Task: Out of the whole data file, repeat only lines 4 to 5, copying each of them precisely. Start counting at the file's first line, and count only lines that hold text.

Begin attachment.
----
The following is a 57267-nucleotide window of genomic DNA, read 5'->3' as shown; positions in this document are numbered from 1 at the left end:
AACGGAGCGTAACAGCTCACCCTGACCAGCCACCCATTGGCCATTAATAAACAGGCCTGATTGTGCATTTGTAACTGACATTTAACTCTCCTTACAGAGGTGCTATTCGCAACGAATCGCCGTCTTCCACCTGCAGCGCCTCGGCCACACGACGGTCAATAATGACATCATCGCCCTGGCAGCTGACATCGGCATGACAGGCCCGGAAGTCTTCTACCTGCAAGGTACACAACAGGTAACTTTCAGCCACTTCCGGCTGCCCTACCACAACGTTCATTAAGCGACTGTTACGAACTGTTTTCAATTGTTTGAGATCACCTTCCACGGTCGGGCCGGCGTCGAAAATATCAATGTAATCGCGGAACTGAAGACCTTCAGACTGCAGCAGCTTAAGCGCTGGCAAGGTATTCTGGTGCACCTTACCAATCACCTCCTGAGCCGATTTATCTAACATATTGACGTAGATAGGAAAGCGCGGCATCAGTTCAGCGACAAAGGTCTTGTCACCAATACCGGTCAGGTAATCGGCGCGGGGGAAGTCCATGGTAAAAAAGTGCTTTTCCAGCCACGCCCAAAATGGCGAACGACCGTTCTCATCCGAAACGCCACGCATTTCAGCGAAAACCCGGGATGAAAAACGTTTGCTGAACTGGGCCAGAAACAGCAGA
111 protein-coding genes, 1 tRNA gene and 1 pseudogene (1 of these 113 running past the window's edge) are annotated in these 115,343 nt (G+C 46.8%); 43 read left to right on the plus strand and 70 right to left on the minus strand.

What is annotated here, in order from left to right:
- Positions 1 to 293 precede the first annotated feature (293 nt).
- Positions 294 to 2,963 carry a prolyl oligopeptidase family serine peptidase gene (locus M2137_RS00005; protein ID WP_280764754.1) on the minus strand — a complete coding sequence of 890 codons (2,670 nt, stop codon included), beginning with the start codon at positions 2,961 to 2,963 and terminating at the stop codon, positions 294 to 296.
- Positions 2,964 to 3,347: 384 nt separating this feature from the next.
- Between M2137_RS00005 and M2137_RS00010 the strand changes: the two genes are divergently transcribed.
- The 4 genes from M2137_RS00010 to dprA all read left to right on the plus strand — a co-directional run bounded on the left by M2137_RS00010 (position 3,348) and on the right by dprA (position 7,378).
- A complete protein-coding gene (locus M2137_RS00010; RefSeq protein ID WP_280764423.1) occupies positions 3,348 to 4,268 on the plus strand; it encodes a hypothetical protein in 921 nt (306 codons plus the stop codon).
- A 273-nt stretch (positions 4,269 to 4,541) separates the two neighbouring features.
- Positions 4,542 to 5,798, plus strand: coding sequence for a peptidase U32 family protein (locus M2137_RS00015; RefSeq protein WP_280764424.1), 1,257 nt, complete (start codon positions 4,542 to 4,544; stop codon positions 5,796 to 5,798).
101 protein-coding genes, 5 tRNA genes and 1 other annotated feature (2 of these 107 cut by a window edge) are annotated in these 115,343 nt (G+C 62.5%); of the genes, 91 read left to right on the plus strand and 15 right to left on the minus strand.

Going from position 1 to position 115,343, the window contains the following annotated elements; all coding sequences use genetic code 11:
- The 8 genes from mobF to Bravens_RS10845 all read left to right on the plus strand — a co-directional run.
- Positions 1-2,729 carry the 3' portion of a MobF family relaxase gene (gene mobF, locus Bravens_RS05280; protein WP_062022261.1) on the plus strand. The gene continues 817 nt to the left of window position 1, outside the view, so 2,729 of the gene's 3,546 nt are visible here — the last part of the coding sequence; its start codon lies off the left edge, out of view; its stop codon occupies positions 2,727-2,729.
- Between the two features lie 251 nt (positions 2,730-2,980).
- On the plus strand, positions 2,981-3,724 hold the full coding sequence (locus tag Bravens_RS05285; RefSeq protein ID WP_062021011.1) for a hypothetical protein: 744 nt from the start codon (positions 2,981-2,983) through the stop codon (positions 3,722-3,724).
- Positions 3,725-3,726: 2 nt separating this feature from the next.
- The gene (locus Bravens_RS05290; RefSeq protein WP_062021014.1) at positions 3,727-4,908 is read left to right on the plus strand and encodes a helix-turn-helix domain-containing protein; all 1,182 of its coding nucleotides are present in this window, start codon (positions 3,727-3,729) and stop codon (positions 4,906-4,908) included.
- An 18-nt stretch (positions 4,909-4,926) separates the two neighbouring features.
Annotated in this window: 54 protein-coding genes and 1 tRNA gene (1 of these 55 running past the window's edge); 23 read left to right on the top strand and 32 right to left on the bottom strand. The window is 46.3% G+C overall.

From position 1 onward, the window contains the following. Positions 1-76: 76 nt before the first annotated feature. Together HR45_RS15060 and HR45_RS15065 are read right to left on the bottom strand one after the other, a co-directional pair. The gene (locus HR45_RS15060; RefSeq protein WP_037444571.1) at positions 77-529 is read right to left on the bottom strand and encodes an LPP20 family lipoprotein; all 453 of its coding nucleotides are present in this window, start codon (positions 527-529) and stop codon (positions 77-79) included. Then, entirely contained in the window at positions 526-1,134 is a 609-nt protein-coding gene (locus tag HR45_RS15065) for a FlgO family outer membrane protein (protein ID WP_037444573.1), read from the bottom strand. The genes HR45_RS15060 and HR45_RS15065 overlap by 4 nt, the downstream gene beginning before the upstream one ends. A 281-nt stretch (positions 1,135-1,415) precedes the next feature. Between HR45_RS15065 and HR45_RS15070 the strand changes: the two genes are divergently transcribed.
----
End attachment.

What is annotated here, in order from left to right:
- Positions 1 to 293 precede the first annotated feature (293 nt).